Border Wall Foes On The Border Say Build More Bridges | Texas Public Radio

Border Wall Foes On The Border Say Build More Bridges

Apr 2, 2017

President Donald Trump's plan to build a massive wall along the entire U.S. Mexico border has it's supporters and opponents among the residents who live on the Texas southern border.  Last Saturday it was the anti-wall forces that wanted to make sure their opinion was heard. They staged a protest on the international bridge that connects Del Rio, Texas and Ciudad Acuna, Mexico.

As a Mariachi band played, several hundred people from both side of the Texas Mexico border lined up along the Del Rio Ciudad Acuna Bridge. Then they linked arms and cheered.

“We’re just border people which is something that a lot of people don’t understand ,” said Diana Ramon who was holding a sign that says ”Pro America Anti-Wall.”
“We have a big understanding back and forth – it’s economic – Its cultural – everything,” she said.
In the middle of the human chain that reached across the span stood Congressman Will Hurd.  
“Thank you for getting me out of Washington D.C. –laughter- we didn’t have the greatest week this week,” Hurd told the crowd.
The recently re-elected Republican represents this massive congressional district that covers the majority of the Texas Mexico border.
Hurd is seen as a rising star in the Republican Party. He had more bills signed into law than any other member of the previous Congress.
But now he might be at odds with the leader of his party, President Trump, over his signature issue – the border wall.

“I’ve been pretty clear, building a wall from sea to shining sea is the most expensive and least effective way to do border security,” Hurd said.
Hurd spent nine years working as an undercover CIA operative in the Middle East and South Asia. He pushing intelligence gathering over wall building for border security.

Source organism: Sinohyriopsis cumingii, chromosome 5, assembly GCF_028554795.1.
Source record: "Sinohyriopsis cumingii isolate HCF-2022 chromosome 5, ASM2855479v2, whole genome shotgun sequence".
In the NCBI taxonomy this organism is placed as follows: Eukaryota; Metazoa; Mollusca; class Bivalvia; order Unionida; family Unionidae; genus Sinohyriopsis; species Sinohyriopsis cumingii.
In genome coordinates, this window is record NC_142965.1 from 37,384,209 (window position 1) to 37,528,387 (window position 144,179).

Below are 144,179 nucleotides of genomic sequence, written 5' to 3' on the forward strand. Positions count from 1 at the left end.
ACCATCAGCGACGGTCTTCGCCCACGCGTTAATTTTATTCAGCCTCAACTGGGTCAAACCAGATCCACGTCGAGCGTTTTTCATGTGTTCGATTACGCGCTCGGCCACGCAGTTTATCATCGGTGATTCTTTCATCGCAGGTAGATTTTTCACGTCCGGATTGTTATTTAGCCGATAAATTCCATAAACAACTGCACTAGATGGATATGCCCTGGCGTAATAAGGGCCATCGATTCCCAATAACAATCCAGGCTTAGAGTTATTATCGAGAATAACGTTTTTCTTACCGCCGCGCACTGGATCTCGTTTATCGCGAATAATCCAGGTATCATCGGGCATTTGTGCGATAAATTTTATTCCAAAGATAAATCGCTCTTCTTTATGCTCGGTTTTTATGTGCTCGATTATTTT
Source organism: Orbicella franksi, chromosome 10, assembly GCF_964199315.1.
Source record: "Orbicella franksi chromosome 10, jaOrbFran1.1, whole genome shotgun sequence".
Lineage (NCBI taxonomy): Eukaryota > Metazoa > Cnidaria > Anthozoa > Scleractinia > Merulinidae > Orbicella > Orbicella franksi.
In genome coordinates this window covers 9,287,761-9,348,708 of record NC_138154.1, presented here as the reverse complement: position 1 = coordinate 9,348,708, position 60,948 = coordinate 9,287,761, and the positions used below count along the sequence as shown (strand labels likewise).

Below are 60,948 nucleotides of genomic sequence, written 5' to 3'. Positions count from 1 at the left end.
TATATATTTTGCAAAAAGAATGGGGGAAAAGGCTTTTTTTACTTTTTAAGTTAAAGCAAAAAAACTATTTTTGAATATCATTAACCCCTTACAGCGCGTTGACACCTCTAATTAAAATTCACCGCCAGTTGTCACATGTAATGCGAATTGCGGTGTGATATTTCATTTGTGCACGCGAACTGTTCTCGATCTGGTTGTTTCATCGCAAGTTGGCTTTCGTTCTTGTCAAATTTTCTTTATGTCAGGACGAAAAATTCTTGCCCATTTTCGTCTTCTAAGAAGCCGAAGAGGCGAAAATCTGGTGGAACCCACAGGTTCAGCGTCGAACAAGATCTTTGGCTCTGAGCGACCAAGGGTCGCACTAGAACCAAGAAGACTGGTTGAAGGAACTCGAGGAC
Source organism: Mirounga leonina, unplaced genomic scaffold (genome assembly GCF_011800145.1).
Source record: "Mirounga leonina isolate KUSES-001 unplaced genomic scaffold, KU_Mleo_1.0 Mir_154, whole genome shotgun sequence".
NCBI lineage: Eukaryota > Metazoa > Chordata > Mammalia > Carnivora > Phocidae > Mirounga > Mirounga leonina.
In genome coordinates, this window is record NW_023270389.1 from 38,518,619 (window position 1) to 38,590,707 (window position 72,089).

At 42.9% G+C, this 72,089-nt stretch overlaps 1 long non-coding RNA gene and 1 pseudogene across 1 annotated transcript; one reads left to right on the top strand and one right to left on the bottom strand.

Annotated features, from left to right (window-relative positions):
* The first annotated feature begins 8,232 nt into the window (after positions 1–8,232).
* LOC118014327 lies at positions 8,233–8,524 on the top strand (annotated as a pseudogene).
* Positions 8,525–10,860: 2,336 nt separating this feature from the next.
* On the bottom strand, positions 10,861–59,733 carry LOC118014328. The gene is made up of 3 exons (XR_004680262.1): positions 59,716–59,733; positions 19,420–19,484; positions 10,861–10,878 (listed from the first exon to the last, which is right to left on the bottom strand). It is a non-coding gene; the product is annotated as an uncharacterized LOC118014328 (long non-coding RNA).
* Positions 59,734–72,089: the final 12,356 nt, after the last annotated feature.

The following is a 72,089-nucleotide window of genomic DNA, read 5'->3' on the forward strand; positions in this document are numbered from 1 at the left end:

“We should be increasing our intelligence collection on 19 criminal organizations that are operating in Mexico and Central America. We work with our partners in Mexico to stop these problems from ever getting to our border,” he said.
Hurd said using technology to detect problems at the border will provide better results at a fraction of the cost.
A leaked report from the Department of Homeland Security estimates the cost of building the Wall at more than $21 billion dollars. And currently there’s doesn’t seem to be a way to make Mexico pay for it.
 “With a wall you’re not getting much bang for your buck,” said Congressman Joaquin Castro. The Democrat from San Antonio also joined the protest. He added he wants Republican Budget Hawks to take a close look at the project’s price tag.

“There are better ways of spending billions and billions of dollars than putting up a wall between the U.S. and Mexico," he said.
But billions and billions of dollars aside - the people who live here on the border like Ramiro Guzman say the wall is just not needed. And more people would know that if they took a good look at border life. “I think one of our biggest challenges is overcoming perception. People make a lot of assumptions and what we wanted to do is show off our two communities and really the close ties culturally – economically,” he said.

The cultural ties can be found in Ciudad Acuna sometimes in some usual places like at the Abby Road Beatles Museum and Cafe. It's just a few hundred feet from the international bridge.

The owner, Manuel Casillas, says the Beatles's music is something that unites both sides of the border.

"It's pretty cool and the kids really really like it." he said. "There are a lot of Beatle fans."

The walls are lined with historic photographs of the Beatles and all manner Beatlemania merchandise – dolls, toys, and framed animation cells.
“They're from the 1966 cartoons”
Casillas said he believes that if John Lennon was alive today he’d take a stand against Trump’s Wall.
“Doing a big concert against in in New York like he did against the Vietnam War.”

The economic ties are seen also in the truck traffic on the international bridge. Everyday thousands of big rigs rumble across – each paying a toll.
Del Rio Mayor Robert Garza explained to the crowd the bridge brings $7 million dollars annual to the city.
“The bridge is the single most important profit maker for the city. The money that’s coming from these profits is what’s paying for these streets to be paved. It pays for economic development.”

Plans are now in the works for a second international bridge for Del Rio. Because Mexico is modernizing the port in Mazatlán and the Durango highway much more cargo will be coming this way.

“We will now become part of the larger international market. We will now enter the global market scene.”

Garza says don’t build walls – build more bridges.